Interior designers parlay food truck success into Richland delicatessen
Roberta Chalaris-Davis and Marina de Albuquerque have an eye for design, and they’ve branched out from interior spaces to designing artisanal charcuterie boards and home décor at a storefront in Richland’s Parkway.
Set to open in June, just in time for the return of the Richland Farmers Market, ROMA House will bring unique delicatessen offerings, boutique wines, gourmet groceries and fine gifts to the south end of the walkable Richland retail district.
“I look at food as another extension of art. It’s great taste, great combinations and some fun,” said Chalaris-Davis during a tour of 617 The Parkway, where construction is going at a quick clip to finish the “home entertainer’s store” in time for summer. ROMA House is located in the former storefront of Ariel Gourmet & Gifts, which closed in 2021, and Hotoveli Boutique, which recently moved into the smaller space next door.
“Food has people interacting, and that’s one of my favorite things: people, food and wine – not necessarily in that order,” she joked.
Making it very clear this is “not a restaurant,” the delicatessen will offer charcuterie boards to go or to share at a table, with seating offered for just 12. Local beer and wine will be on tap, and down the road, a meeting and event space is planned for ROMA House for outside bookings or demonstration classes.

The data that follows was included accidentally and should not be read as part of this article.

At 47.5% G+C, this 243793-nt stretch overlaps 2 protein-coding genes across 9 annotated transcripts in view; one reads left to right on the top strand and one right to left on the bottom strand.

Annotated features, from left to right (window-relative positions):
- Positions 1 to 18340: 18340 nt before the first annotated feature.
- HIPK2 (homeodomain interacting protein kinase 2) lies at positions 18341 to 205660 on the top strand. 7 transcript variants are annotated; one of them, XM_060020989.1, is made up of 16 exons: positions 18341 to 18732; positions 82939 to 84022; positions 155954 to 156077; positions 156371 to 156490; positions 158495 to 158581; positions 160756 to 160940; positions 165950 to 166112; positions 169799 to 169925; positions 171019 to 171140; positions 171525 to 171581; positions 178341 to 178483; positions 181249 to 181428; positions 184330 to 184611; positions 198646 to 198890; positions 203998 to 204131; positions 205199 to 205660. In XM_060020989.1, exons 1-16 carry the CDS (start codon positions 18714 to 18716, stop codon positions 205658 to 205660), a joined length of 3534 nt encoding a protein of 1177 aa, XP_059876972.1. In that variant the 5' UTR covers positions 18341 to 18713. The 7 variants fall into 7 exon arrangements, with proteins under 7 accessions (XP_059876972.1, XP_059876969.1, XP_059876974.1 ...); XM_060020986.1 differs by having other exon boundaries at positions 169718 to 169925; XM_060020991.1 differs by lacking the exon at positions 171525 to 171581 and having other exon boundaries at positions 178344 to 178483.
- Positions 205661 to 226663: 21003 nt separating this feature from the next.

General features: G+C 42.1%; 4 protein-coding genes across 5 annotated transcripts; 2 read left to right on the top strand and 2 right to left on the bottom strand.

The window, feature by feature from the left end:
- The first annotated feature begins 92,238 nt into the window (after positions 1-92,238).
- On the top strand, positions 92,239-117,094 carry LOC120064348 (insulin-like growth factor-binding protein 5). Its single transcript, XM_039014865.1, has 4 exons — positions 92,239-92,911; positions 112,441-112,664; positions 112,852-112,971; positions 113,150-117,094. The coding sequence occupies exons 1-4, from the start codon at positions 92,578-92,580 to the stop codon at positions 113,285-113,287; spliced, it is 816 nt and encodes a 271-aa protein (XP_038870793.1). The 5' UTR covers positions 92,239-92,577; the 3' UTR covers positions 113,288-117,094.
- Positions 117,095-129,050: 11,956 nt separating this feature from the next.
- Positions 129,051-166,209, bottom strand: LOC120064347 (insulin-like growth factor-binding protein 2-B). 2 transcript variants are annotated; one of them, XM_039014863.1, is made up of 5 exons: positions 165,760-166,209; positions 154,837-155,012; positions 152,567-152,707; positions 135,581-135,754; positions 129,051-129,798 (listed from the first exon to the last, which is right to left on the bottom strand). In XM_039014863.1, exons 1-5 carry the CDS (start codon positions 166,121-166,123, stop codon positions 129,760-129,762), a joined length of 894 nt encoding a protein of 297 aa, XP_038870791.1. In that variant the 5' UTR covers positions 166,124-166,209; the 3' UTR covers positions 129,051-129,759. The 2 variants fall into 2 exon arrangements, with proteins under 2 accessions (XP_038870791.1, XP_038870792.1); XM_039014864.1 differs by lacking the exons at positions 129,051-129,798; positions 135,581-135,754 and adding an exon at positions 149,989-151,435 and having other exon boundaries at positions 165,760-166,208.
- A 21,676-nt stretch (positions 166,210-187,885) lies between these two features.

The women will feature a wall of appetizer boards at a variety of price points that can be bought alone, or filled.
Gourmet groceries, like olive oil, flavored vinegar and French candies, plus tablescapes and other interior décor, also will be for sale, with all food offered for tasting available to take home, including cheese by the quarter pound.
“If you like an olive you try, you can buy them to take home,” Chalaris-Davis said. “Or if you like the candles and linens, you can whip up a table setting.”
Their pièce de résistance may be a decorative corner spot, ideal for snapping selfies for social media – and a clever way to promote the store.
Roberta + Marina = ROMA
The women worked together for a custom homebuilder in the area before they decided to go out on their own a few years back, combining the first letters of their first names to call their ventures ROMA Visionaries.
“It’s really kind of cute when people figure out, ‘Oh it’s your names,’ ” Chalaris-Davis laughed.
At the start of 2020, they decided on their next visionary project, a food truck, drawing on Chalaris-Davis’ prior experience owning a catering company.
“I remember taking a friend to a winery for her birthday, and when I called ahead, the only food offered for purchase was hot dogs or tacos, so I asked if I could bring snacks and desserts for our table, and they said, ‘Yeah, sure.’ ”
Chalaris-Davis recalled setting out a spread so inviting that other winery customers kept coming to the table asking where to find food like that.
“We were laughing cause it’s like, ‘We’re the VIP table,’ but it’s what I’ve always done, and it’s what Marina has always done,” she said.
And with that, an idea was born, and the women started pursuing the purchase of a trailer to make appearances at local wineries, debuting ROMA Charcuterie in fall 2021.
Despite getting going during the pandemic, the food truck took off and the designers-turned-food-artists quickly had bookings throughout the region, including in Walla Walla and Cle Elum.